Go to National Library of New Zealand Te Puna Mātauranga o Aotearoa Go to Te Ao Hou homepage
No. 25 (December 1958)
– 57 –

This article, specially written for ‘Te Ao Hou’, brings to light many important new facts and opinions on the mental health of the Maori.

BOOKS
THE MENTAL HEALTH OF THE MAORI

Review of: Mental Health in New Zealand by Prof. E. Beaglehole

The problem of mental ill-health is one of great topical interest in New Zealand at present. Groups are being formed, newspapers are thundering, so it was with pleasant anticipation that one began this book, hoping it would state the issues foursquare and form a stimulating springboard for-discussion. It is excellently produced by a Wellington firm and the type is very clear. In the unchanged second edition, which appeared recently, Dr Beaglehole, Professor of Psychology at Victoria University, has put forward a number of good ideas for a regeneration of our Mental Health Services. He stresses the need for much more emphasis on clinics for the treatment of mentally disturbed children with which one can agree heartily. However, with some other aspects of the book one is forced to disagree just as heartily, first and foremost in the field in which the author has done a large amount of painstaking research, namely in the field of Maori illhealth.

For instance, on the first page he states that the incidence of mental disorder for Maoris is “… 64 per 100,000 as compared with the pakeha figure of 105 per 100,000 … [also] … a psychoneurotic percentage of 4 while the pakeha has 14; in the senile category the pakeha percentage is 16 while that of the Maori is 8.” These figures certainly seem to bear out his contention that the Maori is less afflicted with mental disease than the pakeha. They are taken from admission figures to Mental Hospitals. But let us see what that really means. He divides mental illness into five categories:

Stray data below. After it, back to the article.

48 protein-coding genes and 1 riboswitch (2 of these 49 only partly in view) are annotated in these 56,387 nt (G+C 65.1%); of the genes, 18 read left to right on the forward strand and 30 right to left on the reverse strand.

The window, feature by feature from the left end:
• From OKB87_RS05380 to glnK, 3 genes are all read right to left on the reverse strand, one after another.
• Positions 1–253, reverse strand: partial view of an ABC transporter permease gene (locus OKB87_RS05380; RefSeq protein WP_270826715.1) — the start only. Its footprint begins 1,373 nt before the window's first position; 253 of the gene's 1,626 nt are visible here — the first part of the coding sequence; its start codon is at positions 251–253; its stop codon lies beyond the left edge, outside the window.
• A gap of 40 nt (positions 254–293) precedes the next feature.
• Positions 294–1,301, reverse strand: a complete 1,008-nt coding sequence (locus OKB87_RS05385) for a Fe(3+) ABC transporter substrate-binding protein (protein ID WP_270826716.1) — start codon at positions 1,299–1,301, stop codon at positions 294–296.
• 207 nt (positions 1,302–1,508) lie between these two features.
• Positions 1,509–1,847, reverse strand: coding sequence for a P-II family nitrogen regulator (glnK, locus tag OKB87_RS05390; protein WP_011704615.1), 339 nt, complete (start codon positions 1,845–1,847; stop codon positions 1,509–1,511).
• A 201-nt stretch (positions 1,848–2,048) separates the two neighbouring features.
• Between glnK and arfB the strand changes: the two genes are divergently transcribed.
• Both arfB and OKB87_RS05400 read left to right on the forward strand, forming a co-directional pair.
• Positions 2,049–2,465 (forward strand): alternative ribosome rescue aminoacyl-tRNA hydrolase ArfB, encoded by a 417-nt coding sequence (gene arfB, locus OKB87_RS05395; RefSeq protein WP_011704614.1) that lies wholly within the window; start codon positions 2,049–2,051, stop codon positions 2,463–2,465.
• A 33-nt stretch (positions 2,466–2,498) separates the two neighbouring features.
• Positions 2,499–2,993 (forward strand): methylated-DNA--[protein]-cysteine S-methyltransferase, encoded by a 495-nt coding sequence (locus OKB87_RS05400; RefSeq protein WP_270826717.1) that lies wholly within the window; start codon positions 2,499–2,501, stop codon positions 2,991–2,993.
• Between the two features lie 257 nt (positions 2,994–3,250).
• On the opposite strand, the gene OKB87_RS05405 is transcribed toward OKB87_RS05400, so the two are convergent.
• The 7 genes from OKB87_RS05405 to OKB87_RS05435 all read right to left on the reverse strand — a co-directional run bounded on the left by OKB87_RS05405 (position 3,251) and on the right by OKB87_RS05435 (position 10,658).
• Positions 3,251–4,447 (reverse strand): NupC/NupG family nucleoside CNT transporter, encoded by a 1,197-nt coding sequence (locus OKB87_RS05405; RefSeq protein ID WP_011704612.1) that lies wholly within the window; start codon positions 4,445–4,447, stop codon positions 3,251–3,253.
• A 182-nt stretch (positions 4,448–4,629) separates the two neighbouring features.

1.

Behaviour disorders, e.g., children who are difficult to control, are aggressive, unresponsive to thrashings, beatings, etc. “Teddy boys” in fact.

2.

Character disorders, e.g., sexual perversions, compulsive stealing, lying, drug addiction, alcoholism.

3.

Psychosomatic disorders, e.g., so-called bodily diseases in which disturbed emotions are of great importance: indigestion, peptic ulcer, asthma, rheumatism.

4.

Minor personality disorders: The psychoneuroses—“nerves” with excessive fear, guilt, depression, obsessional thoughts to a pathological degree.

5.

Major personality disorders: The psychoses, e.g., legal insanity, suicidal depression, “hearing voices”, wildly manic and illogical behaviour.

Picture icon

An important part of our mental health services is played by psychiatric nurses, and more and more Maori girls are taking up this profession. They are highly spoken of at the mental hospitals where they serve. Nurse P. N. Patate (above) comes from Masterton and had wide experience in ordinary and maternity nursing before she joined Porirua Hospital recently. (National Publicity photograph)

– 58 –

MENTAL DISEASE PREVALENT AMONG THE MAORI